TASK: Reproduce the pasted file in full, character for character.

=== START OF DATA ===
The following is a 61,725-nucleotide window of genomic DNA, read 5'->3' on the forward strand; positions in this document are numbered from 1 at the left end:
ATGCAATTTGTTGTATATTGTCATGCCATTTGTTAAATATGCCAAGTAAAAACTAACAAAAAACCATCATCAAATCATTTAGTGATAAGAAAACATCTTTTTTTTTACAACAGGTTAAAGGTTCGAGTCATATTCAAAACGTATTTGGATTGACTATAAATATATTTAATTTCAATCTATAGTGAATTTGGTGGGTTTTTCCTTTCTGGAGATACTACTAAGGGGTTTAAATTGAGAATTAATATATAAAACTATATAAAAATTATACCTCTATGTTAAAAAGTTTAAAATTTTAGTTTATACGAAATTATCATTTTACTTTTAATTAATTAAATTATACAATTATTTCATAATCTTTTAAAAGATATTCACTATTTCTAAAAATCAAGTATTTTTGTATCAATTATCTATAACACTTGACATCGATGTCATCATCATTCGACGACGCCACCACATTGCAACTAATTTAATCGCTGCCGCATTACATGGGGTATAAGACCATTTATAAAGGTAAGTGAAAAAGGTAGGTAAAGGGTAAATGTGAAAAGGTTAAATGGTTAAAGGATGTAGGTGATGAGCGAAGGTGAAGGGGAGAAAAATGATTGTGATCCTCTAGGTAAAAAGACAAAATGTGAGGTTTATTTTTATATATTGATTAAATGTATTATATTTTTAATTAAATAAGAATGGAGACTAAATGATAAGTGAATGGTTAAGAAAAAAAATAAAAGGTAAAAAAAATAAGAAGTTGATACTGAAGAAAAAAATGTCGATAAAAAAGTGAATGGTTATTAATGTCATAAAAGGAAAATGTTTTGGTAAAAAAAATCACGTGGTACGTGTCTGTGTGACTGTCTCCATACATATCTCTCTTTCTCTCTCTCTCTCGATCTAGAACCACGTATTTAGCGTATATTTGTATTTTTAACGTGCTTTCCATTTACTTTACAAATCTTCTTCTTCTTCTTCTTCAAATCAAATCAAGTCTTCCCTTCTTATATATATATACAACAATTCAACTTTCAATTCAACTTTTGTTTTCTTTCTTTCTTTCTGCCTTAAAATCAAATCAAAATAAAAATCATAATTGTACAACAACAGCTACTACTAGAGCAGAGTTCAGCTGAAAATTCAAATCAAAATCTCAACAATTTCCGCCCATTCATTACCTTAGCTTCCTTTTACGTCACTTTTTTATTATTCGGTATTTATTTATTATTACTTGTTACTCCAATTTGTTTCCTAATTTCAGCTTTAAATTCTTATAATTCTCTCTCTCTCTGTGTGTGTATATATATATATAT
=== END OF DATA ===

The following is a 61,725-nucleotide window of genomic DNA, read 5'->3' on the forward strand; positions in this document are numbered from 1 at the left end:
ATGCAATTTGTTGTATATTGTCATGCCATTTGTTAAATATGCCAAGTAAAAACTAACAAAAAACCATCATCAAATCATTTAGTGATAAGAAAACATCTTTTTTTTTACAACAGGTTAAAGGTTCGAGTCATATTCAAAACGTATTTGGATTGACTATAAATATATTTAATTTCAATCTATAGTGAATTTGGTGGGTTTTTCCTTTCTGGAGATACTACTAAGGGGTTTAAATTGAGAATTAATATATAAAACTATATAAAAATTATACCTCTATGTTAAAAAGTTTAAAATTTTAGTTTATACGAAATTATCATTTTACTTTTAATTAATTAAATTATACAATTATTTCATAATCTTTTAAAAGATATTCACTATTTCTAAAAATCAAGTATTTTTGTATCAATTATCTATAACACTTGACATCGATGTCATCATCATTCGACGACGCCACCACATTGCAACTAATTTAATCGCTGCCGCATTACATGGGGTATAAGACCATTTATAAAGGTAAGTGAAAAAGGTAGGTAAAGGGTAAATGTGAAAAGGTTAAATGGTTAAAGGATGTAGGTGATGAGCGAAGGTGAAGGGGAGAAAAATGATTGTGATCCTCTAGGTAAAAAGACAAAATGTGAGGTTTATTTTTATATATTGATTAAATGTATTATATTTTTAATTAAATAAGAATGGAGACTAAATGATAAGTGAATGGTTAAGAAAAAAAATAAAAGGTAAAAAAAATAAGAAGTTGATACTGAAGAAAAAAATGTCGATAAAAAAGTGAATGGTTATTAATGTCATAAAAGGAAAATGTTTTGGTAAAAAAAATCACGTGGTACGTGTCTGTGTGACTGTCTCCATACATATCTCTCTTTCTCTCTCTCTCTCGATCTAGAACCACGTATTTAGCGTATATTTGTATTTTTAACGTGCTTTCCATTTACTTTACAAATCTTCTTCTTCTTCTTCTTCAAATCAAATCAAGTCTTCCCTTCTTATATATATATACAACAATTCAACTTTCAATTCAACTTTTGTTTTCTTTCTTTCTTTCTGCCTTAAAATCAAATCAAAATAAAAATCATAATTGTACAACAACAGCTACTACTAGAGCAGAGTTCAGCTGAAAATTCAAATCAAAATCTCAACAATTTCCGCCCATTCATTACCTTAGCTTCCTTTTACGTCACTTTTTTATTATTCGGTATTTATTTATTATTACTTGTTACTCCAATTTGTTTCCTAATTTCAGCTTTAAATTCTTATAATTCTCTCTCTCTCTGTGTGTGTATATATATATATAT